Good news, everyone! Marvel Studios head Kevin Feige finally seems over his Rick and Morty obsession, and judging by The Marvels, has moved on to Star Trek. That’s a good thing — The Marvels could very easily be an extended episode of Strange New Worlds or even Lower Decks (Kamala Khan is, at times, like a far less destructive version of Mariner). The notion that it requires homework is misguided at best — every essential scene from Captain Marvel or WandaVision gets recapped here as needed, and Secret Invasion might as well never have happened.
You Gotta Be Kitten
Light on Multiverse shenanigans, The Marvels hews to a simple formula — take characters we know and like, put them in a high-concept situation, shake, stir, and enjoy. And add space kittens — it’d be unfair to spoil their best moment, but viewers with any affinity at all for our furry feline friends are going to “D’awwww!” themselves to death. Even shots as simple as Goose the cat-like Flerken sitting on the shoulder of Carol Danvers (Brie Larson) as she flies, head into the wind just like his mistress, is a wish-fulfillment fantasy for so many cat owners who wish theirs would stay that still.
But enough about the cats, not that we can ever get enough of cats if the rest of the Internet is anything to go by. The Marvels plays primarily as a Captain Marvel sequel with Kamala “Ms. Marvel” Khan (Iman Vellani) as a special guest star. It pulls a bit of an Alien: Covenant, having tied up the last movie’s loose ends off-camera before the new one starts, but deals with consequences, blowback, and precisely why Captain Marvel left the planet for so long.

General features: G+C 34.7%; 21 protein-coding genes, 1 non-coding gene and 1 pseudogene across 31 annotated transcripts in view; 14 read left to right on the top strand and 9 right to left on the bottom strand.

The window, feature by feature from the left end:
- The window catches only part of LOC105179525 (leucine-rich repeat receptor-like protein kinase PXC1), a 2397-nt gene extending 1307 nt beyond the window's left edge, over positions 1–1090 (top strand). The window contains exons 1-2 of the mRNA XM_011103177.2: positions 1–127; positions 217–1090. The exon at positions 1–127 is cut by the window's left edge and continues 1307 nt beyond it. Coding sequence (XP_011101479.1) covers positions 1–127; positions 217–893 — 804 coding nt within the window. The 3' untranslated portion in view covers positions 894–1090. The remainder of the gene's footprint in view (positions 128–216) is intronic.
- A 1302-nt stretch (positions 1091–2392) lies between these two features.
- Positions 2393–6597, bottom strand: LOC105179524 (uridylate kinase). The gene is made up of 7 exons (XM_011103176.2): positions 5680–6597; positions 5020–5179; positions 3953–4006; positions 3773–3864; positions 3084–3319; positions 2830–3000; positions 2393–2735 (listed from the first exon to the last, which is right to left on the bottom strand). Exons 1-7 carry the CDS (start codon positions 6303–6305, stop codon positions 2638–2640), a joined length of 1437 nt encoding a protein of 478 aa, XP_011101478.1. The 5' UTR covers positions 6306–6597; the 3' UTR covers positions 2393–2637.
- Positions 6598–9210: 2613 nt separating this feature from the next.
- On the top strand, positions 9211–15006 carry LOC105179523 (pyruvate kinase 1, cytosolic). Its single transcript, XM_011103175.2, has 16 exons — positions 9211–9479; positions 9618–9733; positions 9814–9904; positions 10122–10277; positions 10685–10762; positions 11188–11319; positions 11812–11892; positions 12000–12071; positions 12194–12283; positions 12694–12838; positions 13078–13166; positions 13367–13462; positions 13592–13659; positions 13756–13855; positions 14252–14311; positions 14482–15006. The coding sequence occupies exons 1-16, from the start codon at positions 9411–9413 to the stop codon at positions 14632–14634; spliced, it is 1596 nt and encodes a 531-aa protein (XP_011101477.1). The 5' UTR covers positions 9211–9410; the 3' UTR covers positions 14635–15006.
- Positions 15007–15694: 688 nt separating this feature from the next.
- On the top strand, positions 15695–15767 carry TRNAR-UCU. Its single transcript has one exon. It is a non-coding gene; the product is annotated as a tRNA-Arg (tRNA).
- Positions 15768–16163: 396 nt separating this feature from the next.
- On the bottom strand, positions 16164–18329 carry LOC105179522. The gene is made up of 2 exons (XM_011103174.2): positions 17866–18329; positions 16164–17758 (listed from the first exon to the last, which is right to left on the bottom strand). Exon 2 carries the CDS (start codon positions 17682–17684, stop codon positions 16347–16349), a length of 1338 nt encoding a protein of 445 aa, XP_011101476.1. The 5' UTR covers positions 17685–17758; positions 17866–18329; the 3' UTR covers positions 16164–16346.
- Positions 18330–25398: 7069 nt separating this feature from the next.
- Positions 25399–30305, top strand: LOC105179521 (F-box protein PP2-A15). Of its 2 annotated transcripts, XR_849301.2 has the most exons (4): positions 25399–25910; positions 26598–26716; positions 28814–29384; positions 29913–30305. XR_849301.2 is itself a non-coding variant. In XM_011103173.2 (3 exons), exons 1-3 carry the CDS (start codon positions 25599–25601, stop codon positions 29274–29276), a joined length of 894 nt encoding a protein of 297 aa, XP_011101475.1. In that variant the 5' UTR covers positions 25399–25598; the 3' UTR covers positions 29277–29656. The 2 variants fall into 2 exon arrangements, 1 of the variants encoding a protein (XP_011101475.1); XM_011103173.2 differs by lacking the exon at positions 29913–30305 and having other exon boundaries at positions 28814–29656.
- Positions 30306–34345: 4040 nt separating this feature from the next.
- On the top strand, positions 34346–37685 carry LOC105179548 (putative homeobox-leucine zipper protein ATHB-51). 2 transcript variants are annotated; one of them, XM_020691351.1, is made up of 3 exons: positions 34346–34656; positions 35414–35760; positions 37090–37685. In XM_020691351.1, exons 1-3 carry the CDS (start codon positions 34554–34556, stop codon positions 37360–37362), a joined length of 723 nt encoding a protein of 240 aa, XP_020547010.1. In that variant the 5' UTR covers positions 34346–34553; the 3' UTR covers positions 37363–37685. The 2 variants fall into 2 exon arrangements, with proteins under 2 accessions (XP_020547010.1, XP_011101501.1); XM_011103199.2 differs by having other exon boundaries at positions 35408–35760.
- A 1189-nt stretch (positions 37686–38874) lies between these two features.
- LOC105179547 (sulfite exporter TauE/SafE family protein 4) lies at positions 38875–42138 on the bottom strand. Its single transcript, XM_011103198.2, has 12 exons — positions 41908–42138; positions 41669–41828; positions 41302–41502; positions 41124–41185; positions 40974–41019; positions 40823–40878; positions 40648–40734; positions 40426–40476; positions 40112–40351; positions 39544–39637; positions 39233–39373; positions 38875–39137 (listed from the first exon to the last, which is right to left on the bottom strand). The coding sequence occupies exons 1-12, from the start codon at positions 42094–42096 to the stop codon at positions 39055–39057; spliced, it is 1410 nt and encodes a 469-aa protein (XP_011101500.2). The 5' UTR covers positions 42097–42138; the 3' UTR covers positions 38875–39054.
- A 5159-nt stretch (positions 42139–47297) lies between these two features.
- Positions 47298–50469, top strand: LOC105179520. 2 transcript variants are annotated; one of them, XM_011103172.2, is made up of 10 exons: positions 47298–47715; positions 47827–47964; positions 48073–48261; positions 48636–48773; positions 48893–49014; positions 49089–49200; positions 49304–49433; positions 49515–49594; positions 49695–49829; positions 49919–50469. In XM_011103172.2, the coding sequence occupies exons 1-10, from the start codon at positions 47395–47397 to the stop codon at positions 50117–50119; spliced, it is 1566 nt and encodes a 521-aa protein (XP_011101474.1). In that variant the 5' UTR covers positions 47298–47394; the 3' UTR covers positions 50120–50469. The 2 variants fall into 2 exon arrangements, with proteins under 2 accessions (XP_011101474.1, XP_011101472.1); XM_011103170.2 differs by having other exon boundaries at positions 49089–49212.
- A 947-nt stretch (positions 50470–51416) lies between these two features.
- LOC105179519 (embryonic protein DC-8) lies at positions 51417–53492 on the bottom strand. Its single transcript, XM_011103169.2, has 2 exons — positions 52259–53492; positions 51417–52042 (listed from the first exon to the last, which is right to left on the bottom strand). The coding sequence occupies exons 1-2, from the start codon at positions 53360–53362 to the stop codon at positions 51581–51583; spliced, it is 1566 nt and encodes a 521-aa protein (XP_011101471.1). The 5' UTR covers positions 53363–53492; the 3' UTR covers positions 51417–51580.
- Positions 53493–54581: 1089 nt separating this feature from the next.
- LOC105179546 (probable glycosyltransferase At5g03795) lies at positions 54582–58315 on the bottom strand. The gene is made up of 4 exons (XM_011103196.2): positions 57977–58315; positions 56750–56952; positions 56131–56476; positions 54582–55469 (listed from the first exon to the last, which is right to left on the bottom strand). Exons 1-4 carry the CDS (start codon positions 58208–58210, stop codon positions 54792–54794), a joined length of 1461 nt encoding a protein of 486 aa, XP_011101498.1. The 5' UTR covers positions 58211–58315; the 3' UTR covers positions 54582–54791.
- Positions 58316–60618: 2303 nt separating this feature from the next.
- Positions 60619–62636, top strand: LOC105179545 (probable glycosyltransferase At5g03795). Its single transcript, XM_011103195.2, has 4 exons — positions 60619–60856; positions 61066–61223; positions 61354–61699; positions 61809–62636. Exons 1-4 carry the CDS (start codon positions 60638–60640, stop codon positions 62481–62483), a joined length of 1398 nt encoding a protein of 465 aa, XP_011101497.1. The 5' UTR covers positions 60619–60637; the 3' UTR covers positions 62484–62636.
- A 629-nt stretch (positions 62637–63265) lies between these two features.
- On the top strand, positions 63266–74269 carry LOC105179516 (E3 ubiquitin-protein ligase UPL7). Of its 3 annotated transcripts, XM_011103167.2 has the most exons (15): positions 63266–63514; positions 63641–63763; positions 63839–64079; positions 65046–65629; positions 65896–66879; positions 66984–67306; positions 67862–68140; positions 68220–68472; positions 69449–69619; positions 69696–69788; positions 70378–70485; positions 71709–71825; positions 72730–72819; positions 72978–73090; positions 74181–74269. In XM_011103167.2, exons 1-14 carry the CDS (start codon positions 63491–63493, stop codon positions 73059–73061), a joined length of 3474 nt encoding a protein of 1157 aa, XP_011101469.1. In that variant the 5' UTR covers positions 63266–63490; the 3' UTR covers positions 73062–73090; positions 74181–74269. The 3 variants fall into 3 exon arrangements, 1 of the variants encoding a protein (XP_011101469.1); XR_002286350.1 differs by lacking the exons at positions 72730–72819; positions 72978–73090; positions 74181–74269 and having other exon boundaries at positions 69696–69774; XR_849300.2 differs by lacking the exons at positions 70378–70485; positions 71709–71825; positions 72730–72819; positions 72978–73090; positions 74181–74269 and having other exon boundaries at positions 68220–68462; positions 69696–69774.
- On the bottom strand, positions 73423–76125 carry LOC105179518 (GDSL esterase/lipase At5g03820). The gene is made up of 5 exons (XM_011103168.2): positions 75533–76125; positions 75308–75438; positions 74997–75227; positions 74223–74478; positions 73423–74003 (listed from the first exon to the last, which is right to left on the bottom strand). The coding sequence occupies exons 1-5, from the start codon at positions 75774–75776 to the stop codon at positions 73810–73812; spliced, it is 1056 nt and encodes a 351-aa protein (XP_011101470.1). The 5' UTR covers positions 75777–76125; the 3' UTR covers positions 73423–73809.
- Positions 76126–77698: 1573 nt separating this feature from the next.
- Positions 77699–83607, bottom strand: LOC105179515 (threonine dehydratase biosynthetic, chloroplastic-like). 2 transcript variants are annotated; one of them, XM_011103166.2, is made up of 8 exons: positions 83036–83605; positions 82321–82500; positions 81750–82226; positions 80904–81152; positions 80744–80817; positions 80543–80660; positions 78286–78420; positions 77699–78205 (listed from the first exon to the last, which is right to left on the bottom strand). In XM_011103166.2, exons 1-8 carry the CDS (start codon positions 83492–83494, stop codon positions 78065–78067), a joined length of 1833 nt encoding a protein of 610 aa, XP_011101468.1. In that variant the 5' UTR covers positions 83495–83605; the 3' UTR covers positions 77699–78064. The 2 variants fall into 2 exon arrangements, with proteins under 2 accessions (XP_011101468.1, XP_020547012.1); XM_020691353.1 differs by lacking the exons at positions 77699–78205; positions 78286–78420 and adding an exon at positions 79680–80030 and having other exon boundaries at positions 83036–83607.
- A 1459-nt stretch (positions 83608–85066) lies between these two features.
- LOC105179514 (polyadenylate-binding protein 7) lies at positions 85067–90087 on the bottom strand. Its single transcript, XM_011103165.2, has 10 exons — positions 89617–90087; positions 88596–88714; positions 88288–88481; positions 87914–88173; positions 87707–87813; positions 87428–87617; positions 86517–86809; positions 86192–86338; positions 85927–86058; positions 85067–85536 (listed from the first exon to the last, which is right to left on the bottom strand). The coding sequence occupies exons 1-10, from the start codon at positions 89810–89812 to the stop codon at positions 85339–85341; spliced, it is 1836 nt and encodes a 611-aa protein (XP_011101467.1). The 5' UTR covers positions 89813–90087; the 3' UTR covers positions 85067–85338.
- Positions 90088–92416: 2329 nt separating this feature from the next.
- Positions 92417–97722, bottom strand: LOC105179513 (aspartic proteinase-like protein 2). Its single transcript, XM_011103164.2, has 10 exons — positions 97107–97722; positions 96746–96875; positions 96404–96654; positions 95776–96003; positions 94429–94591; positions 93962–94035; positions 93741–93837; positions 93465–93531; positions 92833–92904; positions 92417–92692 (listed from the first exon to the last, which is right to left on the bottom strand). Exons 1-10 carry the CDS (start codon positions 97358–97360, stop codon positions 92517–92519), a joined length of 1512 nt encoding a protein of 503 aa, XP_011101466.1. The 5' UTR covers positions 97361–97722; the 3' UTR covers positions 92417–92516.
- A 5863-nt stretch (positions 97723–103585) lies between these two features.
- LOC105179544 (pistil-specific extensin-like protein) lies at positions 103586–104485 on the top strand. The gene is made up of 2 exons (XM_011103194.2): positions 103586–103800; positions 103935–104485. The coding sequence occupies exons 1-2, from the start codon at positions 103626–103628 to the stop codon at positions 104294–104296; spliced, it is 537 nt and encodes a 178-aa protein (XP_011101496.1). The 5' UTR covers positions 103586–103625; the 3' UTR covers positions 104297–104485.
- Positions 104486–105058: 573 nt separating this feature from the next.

The primary MacGuffin, however, is the missing power-up bracelet that matches Kamala’s, discovered on a desolate moon by villain Dar-Benn (Zawe Ashton), who appears to be the direct successor to Ronan the Accuser, but if you don’t remember who that is, don’t worry about it. Basically, she’s an up-and-coming leader of the Kree who wields a powered-up hammer that’s like an evil version of Thor’s. And she has a major grudge against Carol due to all that stuff that happened off-camera. Don’t worry: it gets explained eventually, just like the fact that Carol has nigh-unlimited power that she barely uses a fraction of in fights.
For reasons that don’t matter, Carol, Kamala, and Monica Rambeau (Teyonah Parris) start switching places every time they use their light-based powers at the same time. Wacky and dangerous physical shtick ensues, especially when they all find themselves in different super-fights at the same time and keep popping in and out. It’s all something to do with Dar-Benn tearing open portals in space and time and leaving them open, a tactic compared to fracking on a cosmic scale. Meanwhile, on his shiny new space station, Nick Fury (Samuel L. Jackson, finally having fun again) has to try to make sense of it all.
To keep themselves all in the same general area, Carol, Monica, and Kamala need to team up, a prospect that’s Kamala’s dream and Monica’s nightmare. The latter still has issues with her “aunt” Carol leaving for outer space and not returning until after Monica’s mother Maria died from cancer.